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How to Build Systems You Will Love

How to Build Systems You Will Love

By on Apr 5, 2017 in Communication Strategy, Social Media Writing | 1 comment

The sun finally came out on Sunday bringing a welcome warm breeze. I know because I glanced at it longingly from my desk in between furtive bursts of working to catch up on a year’s worth of bookkeeping. I would love to have been outside, but instead, I was at my desk going through my calendar and crunching numbers.

At some point in the afternoon, a little piece of advice I was once given floated into my brain: Systems will set you free.

This great little phrase needs a qualifier, however. It should be: Good systems will set you free. I have a bookkeeping system, it just happens to need improvement.

A good system makes things go more smoothly. It reduces your workload and ensures that things happen as they should when they should. Bad systems can not only leave you at your desk on a sunny spring day but also derail you and hold you back.

Some might say it’s about discipline and doing what you know you should. But I think that’s only a small piece of the puzzle. I think the better approach is to design systems that make more sense for you and your life.

When it comes to online marketing and social media, you can use systems for generating blogs, sending out emails, posting to Facebook, Twitter, LinkedIn and other channels, and more. Yes, it takes some time to set up the systems, but compare that to the time you will save in the long run.

As someone who is not a natural system follower, I’ve developed a method to develop systems that I can stick with. I’ve already applied it effectively to several parts of my business, and I’m working on it for others (ie bookkeeping). Here’s my formula:

  1. What is it that you want to have a system for? While this seems almost too basic to include, it is an important starting point. It forces you to focus and be clear about what you want to build.
  2. Why do you need the system? Perhaps this is obvious, but thinking about it will help you design the system. Keeping this in mind can also help you stick with it.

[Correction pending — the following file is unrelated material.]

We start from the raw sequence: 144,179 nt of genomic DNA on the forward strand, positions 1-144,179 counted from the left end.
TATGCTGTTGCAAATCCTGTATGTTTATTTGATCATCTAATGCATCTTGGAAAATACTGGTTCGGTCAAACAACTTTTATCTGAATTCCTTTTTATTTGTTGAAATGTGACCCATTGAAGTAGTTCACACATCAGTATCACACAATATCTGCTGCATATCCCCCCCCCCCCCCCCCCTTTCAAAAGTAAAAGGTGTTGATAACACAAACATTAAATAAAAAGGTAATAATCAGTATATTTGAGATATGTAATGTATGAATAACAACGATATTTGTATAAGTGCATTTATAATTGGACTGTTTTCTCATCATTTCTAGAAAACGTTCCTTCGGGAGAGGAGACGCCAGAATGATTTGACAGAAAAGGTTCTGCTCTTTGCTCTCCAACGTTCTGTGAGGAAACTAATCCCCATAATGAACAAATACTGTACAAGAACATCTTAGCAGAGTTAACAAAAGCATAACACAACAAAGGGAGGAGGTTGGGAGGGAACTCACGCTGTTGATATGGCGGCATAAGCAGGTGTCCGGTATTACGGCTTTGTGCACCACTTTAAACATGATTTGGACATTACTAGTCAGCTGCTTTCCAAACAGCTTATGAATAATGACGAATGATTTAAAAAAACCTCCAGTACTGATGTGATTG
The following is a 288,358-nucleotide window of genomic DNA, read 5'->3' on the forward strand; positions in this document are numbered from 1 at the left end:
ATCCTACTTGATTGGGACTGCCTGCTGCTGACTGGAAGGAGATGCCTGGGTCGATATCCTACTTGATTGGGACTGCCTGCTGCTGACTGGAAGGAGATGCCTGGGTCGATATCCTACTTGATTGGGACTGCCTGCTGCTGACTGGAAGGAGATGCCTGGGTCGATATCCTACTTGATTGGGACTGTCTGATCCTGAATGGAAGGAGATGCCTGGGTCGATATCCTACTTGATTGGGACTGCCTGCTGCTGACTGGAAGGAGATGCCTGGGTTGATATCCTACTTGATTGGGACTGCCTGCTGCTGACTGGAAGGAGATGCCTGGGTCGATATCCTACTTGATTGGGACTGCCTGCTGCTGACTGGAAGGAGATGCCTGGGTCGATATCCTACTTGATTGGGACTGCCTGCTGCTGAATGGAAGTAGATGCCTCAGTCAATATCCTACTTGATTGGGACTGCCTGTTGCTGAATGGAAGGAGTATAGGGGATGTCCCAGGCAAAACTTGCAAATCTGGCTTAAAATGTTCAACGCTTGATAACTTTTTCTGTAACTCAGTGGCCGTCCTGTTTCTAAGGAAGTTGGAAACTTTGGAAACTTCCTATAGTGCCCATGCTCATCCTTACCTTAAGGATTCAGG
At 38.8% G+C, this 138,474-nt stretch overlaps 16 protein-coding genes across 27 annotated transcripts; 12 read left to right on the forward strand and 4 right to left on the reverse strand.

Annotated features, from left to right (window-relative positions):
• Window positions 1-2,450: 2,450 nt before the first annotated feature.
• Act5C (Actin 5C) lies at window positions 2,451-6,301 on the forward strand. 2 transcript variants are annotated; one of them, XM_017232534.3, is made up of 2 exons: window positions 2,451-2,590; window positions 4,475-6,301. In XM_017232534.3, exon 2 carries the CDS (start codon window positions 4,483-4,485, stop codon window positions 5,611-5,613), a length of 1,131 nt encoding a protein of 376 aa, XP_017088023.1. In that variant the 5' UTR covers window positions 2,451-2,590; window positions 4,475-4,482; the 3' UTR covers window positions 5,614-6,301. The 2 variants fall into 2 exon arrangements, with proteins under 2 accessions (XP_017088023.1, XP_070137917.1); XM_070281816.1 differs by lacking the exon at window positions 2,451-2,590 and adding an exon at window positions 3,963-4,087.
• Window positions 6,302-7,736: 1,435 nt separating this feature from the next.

3. What is your current system? You may feel like you don’t have one, but you do, it’s just not what you want it to be. Ignoring the numbers all year and then doing them all at once is a system, it’s just not efficient.
  4. Why isn’t it working? Where do things go wrong? This is crucial to being able to improve the system. Is it a time? Is it too complicated? Is it that you don’t like this activity?
  5. What is working? Even small successes can provide hints about what will work.
  6. Think through all the steps that need to be taken and figure out if there are programs or apps that can be integrated into the process. Beware, however, that some create more work than they’re worth.
  7. What can go wrong? Anticipate as best you can where the pitfalls will be and address them ahead of time.
  8. Write it down. Ideally, you would be able to hand off the system to anyone else and they could follow it. It’s a way to measure how good the system is and maybe someday you will need someone to take over that activity.
  9. Try it out for awhile and make changes as needed. What works on paper might not work in real life. Don’t give up, as tempting as that might be. Check out #2.


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    1 Comment

  1. Great Blog Post! Good systems absolutely set you free! Documenting your day-to-day operations creates consistency and value in your business. A well-written manual also serves as a great training tool for new employees.

    Melissa Stacey

    June 7, 2017

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